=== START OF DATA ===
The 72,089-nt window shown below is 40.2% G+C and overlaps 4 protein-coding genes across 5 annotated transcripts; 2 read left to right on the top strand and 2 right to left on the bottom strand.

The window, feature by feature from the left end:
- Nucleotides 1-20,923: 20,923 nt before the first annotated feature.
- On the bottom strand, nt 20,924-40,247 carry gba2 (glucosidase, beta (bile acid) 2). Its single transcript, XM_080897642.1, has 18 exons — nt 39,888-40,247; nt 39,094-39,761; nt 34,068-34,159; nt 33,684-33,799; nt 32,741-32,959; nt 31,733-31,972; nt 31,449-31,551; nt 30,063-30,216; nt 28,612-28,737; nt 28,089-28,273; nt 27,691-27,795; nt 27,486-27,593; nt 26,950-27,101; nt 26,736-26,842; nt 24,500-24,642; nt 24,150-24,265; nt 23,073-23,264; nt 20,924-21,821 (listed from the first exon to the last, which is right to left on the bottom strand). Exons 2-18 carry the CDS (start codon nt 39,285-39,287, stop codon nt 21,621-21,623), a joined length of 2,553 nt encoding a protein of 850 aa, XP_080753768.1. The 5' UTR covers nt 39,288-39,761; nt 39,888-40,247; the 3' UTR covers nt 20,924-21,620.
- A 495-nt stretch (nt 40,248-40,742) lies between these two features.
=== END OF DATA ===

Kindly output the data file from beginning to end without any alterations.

The 72,089-nt window shown below is 40.2% G+C and overlaps 4 protein-coding genes across 5 annotated transcripts; 2 read left to right on the top strand and 2 right to left on the bottom strand.

The window, feature by feature from the left end:
- Nucleotides 1-20,923: 20,923 nt before the first annotated feature.
- On the bottom strand, nt 20,924-40,247 carry gba2 (glucosidase, beta (bile acid) 2). Its single transcript, XM_080897642.1, has 18 exons — nt 39,888-40,247; nt 39,094-39,761; nt 34,068-34,159; nt 33,684-33,799; nt 32,741-32,959; nt 31,733-31,972; nt 31,449-31,551; nt 30,063-30,216; nt 28,612-28,737; nt 28,089-28,273; nt 27,691-27,795; nt 27,486-27,593; nt 26,950-27,101; nt 26,736-26,842; nt 24,500-24,642; nt 24,150-24,265; nt 23,073-23,264; nt 20,924-21,821 (listed from the first exon to the last, which is right to left on the bottom strand). Exons 2-18 carry the CDS (start codon nt 39,285-39,287, stop codon nt 21,621-21,623), a joined length of 2,553 nt encoding a protein of 850 aa, XP_080753768.1. The 5' UTR covers nt 39,288-39,761; nt 39,888-40,247; the 3' UTR covers nt 20,924-21,620.
- A 495-nt stretch (nt 40,248-40,742) lies between these two features.